Part-time employees can offer extra help at a lower cost to the employer than full-time workers. Companies might also hire part-time employees because they need workers with flexible hours such as at night or on weekends. If you’re thinking about hiring a part-time employee, you may be surprised to learn that many of the obligations you have to your full-time employees under federal law also apply to your part-time employees. 

What Makes an Employee Part-Time?

The federal Fair Labor Standards Act establishes minimum wage, overtime pay, recordkeeping, and child labor standards for both full-time and part-time workers, but does not define either full-time employment or part-time employment.  According to the U.S. Department of Labor, this is a matter generally to be determined by the employer. (Your state may define a part-time worker for purposes of applying its own laws, so before you hire a part-time worker it is wise to check with an attorney knowledgeable in your state’s laws, as well as with your state labor office, to be sure you understand what your state requires.)

Benefits for Part-Time Employees

There is no federal requirement that employers offer fringe benefits like vacation or holiday pay, sick leave, personal time off, bonuses, severance pay or retirement plans to theirpart-time employees employees. Additionally, under current federal law, there is no requirement that employers offer health coverage to their workers.


Employers may generally determine the eligibility rules for these types of employee benefits and may, in certain instances, choose to offer different benefits to different employee groups (such as full-time and part-time employees) as long as the basis for these differences is not discriminatory.


Some federal laws, however, require that certain benefits be provided to all employees as long as the employees meet certain eligibility requirements. For example:

  • Under the Employee Retirement Income Security Act, a company that offers pension or retirement benefits is generally required to allow those who work 1,000 hours per year or more to participate in the plan.
  • The Family and Medical Leave Act provides that employees are eligible for certain unpaid leave benefits if they have worked for their employer at least 1,250 hours over the past 12 months and work at a location where the company employs 50 or more employees within 75 miles.
  • In general, the Federal-State Unemployment Insurance Program provides unemployment benefits to eligible workers who are unemployed through no fault of their own (as determined under state law), and meet other eligibility requirements of state law.
  • The Uniformed Services Employment and Reemployment Rights Act (USERRA) covers nearly all employees, including part-time employees, and generally requires employers to reemploy servicemembers returning from a period of service in the uniformed services if those servicemembers meet certain criteria. USERRA also prohibits employment discrimination against a person on the basis of past military service, current military obligations, or intent to serve.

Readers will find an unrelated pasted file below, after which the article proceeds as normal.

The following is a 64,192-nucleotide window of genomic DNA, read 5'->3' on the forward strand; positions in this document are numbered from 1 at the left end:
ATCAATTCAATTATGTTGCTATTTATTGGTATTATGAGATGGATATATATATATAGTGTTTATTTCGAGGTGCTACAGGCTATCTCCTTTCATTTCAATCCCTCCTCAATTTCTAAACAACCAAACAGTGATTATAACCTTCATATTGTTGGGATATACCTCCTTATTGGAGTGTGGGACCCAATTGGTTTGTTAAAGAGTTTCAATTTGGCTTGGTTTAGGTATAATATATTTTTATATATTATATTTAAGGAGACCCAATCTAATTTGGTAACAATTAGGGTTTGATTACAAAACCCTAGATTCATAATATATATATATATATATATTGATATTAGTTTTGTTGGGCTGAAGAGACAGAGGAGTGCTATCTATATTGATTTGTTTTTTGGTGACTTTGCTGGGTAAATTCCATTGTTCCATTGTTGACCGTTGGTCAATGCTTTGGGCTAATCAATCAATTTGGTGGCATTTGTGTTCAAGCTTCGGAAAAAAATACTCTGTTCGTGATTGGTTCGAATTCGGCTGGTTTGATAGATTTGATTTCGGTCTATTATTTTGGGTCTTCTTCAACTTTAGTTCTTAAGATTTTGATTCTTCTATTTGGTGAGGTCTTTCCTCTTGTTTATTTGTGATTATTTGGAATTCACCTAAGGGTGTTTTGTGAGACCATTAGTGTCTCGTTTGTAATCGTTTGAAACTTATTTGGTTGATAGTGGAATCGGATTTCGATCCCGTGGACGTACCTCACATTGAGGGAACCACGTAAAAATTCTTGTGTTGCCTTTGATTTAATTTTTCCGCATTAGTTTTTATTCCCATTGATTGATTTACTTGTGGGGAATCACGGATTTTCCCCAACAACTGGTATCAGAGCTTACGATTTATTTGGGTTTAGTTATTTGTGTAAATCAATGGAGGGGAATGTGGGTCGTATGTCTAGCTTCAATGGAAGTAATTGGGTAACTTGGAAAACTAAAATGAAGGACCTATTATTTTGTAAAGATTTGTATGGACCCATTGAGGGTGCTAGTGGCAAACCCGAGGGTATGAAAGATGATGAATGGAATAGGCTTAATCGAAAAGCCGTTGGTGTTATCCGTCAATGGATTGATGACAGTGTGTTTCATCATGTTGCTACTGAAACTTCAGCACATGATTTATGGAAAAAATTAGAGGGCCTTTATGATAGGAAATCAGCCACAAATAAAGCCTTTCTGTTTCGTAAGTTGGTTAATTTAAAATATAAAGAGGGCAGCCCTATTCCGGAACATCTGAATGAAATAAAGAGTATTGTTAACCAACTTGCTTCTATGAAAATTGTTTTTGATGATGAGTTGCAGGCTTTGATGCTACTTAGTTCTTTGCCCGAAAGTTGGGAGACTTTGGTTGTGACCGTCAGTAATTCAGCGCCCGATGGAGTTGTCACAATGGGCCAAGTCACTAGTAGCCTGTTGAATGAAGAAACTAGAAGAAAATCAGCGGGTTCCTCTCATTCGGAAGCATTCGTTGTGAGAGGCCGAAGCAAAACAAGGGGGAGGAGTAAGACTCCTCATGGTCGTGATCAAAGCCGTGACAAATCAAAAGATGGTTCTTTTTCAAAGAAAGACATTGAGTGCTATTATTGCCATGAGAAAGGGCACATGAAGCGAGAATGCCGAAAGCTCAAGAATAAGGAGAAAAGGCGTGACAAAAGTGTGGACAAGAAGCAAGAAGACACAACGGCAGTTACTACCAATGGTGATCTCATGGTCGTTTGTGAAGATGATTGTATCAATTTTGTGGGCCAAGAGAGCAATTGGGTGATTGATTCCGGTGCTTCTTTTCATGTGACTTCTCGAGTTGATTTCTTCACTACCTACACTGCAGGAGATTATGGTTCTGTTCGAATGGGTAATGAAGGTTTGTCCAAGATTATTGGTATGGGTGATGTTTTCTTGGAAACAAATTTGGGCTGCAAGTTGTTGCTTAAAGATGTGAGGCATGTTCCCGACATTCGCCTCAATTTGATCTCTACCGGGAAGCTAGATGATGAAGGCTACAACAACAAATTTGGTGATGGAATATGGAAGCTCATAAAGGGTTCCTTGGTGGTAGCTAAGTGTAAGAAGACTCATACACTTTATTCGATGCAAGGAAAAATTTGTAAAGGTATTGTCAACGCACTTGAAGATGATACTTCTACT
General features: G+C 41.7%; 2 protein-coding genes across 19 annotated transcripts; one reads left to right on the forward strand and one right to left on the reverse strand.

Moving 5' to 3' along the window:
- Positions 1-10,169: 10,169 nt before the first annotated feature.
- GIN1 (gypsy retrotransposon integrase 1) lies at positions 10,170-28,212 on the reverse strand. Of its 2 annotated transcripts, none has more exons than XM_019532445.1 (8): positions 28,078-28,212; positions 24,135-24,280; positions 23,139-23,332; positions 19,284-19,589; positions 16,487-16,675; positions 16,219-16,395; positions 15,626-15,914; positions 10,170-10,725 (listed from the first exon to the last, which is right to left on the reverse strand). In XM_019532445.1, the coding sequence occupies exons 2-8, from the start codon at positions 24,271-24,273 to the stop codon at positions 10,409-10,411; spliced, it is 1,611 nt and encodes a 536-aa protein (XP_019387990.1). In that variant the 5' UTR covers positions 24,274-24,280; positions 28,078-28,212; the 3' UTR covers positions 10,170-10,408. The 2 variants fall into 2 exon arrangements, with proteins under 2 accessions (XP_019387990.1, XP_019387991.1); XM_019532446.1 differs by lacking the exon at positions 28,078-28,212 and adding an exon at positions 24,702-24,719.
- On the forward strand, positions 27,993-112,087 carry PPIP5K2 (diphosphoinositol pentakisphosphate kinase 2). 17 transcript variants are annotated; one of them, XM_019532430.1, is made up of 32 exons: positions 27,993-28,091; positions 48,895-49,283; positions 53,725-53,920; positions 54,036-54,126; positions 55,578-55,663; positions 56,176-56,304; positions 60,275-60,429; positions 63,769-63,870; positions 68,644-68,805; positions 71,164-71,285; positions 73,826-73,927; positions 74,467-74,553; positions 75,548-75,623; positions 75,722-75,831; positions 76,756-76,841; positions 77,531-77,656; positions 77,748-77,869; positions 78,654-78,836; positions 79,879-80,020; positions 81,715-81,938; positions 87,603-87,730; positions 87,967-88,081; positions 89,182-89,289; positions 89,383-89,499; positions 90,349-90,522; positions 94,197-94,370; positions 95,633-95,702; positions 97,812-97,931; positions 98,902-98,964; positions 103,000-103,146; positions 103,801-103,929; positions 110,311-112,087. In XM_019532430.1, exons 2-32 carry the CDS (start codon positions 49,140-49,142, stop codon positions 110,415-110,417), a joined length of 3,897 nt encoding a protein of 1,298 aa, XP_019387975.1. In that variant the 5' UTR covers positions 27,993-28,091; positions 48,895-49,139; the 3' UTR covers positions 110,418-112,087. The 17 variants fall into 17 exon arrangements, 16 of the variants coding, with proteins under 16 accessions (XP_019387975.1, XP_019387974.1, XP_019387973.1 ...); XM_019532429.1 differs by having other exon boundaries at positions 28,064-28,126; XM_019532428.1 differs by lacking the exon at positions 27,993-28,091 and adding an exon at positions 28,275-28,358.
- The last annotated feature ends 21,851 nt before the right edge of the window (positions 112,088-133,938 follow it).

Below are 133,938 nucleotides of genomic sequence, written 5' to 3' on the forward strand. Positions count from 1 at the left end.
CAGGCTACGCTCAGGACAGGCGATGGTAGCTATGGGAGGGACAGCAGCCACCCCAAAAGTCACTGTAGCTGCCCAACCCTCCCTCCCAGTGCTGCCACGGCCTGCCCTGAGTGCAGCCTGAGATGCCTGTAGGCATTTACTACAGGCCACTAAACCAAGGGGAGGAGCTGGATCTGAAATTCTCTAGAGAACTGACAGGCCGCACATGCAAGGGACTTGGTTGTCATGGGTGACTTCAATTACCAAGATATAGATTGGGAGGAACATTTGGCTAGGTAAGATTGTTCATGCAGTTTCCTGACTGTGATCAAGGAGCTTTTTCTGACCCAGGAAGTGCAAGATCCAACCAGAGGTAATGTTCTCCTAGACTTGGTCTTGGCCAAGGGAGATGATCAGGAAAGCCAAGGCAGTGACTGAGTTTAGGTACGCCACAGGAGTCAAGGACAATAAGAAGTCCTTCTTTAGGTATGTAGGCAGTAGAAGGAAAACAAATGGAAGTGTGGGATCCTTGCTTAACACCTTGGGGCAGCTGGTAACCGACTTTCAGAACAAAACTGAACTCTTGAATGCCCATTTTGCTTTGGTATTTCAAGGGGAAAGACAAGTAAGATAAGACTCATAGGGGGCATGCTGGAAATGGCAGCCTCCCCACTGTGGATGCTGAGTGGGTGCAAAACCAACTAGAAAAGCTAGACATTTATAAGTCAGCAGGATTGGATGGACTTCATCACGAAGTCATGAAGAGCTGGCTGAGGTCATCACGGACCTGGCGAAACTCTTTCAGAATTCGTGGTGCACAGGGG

Additionally, businesses with employees are generally required to carry workers’ compensation insurance coverage through a commercial carrier, on a self-insured basis, or through a state workers' compensation insurance program. Visit your state's agency to find out more about workers’ compensation coverage.

Other Federal Laws Affecting Part-Time Employees

In addition to the benefits required by federal law noted above, other federal laws may impose additional obligations on employers, whether their employees are full- or part-time, including:


  • Federal Payroll Deductions: According to the Internal Revenue Service, for federal income tax withholding and social security, Medicare, and federal unemployment tax purposes, there are no differences among full-time employees, part-time employees, and employees hired for short periods.
  • Discrimination: Under the laws enforced by the U.S. Equal Employment Opportunity Commission (EEOC), it is illegal to discriminate against someone (an applicant or employee) because of that person's race, color, religion, sex (including pregnancy), national origin, age (40 or older), disability or genetic information. An employer must have a certain number of employees to be covered by these laws, and, according to the EEOC, all employees, including part-time and temporary workers, are counted for purposes of determining whether an employer has a sufficient number of employees.
  • Safety and Health Protection: Under the Occupational Safety and Health Act, employers are responsible for providing a safe and healthful workplace for their employees. The law requires employers to provide their employees with working conditions that are free of known dangers. Most employees in the nation come under the jurisdiction of the U.S. Occupational Safety and Health Administration (OSHA), either directly or through an OSHA-approved state program.

And Remember…

Disputes may arise if employers and employees understand benefits policies differently. In order to avoid such disputes, employers should establish clear, written policies defining what constitutes full- and part-time employment and the effect of each status on eligibility for benefits. Additionally, if there is any question as to whether a particular employee is entitled to benefits, the employer should consult with knowledgeable employment law counsel.


For more information on offering benefits to your employees, check out our section on Eligibility for Benefits. And for even more help managing your employee benefit plans, download our free 2012 Employee Benefit Plan Compliance Calendar.

Image credit: Victor1558

Topics: Employee Benefits, Human Resources

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